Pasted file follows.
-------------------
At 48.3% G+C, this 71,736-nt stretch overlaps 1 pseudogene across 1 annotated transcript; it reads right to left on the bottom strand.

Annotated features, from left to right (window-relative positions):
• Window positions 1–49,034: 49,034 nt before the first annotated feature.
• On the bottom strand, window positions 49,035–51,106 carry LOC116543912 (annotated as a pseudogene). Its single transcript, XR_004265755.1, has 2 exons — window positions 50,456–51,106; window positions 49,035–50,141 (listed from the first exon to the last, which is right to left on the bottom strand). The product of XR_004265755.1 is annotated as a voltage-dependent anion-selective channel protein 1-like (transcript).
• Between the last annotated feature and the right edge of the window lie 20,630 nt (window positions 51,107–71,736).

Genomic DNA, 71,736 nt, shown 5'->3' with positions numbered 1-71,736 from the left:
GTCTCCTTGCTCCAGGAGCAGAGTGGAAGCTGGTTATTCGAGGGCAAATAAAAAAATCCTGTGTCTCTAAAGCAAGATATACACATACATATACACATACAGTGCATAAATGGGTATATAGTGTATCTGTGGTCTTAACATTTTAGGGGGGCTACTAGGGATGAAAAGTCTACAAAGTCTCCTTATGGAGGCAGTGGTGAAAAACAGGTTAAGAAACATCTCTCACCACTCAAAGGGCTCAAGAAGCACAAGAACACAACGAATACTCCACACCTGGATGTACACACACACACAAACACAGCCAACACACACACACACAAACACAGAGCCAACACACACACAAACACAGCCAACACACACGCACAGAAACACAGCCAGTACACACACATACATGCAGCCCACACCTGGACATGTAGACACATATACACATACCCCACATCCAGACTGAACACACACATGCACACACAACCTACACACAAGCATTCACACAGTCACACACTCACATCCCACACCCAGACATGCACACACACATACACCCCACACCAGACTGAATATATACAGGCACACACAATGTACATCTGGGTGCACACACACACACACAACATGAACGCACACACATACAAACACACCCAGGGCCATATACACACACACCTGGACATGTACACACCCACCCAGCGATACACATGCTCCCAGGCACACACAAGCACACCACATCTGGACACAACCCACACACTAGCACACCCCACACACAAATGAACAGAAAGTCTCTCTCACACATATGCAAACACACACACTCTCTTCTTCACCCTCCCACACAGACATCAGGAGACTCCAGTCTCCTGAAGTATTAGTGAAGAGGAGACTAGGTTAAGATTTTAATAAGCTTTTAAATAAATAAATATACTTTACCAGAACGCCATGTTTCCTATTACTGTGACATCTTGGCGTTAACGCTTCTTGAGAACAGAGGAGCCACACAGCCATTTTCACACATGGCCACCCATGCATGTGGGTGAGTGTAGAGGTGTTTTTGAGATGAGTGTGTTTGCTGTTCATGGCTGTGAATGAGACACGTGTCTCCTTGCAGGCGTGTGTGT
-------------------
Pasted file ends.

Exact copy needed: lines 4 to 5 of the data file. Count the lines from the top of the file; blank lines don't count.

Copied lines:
• On the bottom strand, window positions 49,035–51,106 carry LOC116543912 (annotated as a pseudogene). Its single transcript, XR_004265755.1, has 2 exons — window positions 50,456–51,106; window positions 49,035–50,141 (listed from the first exon to the last, which is right to left on the bottom strand). The product of XR_004265755.1 is annotated as a voltage-dependent anion-selective channel protein 1-like (transcript).
• Between the last annotated feature and the right edge of the window lie 20,630 nt (window positions 51,107–71,736).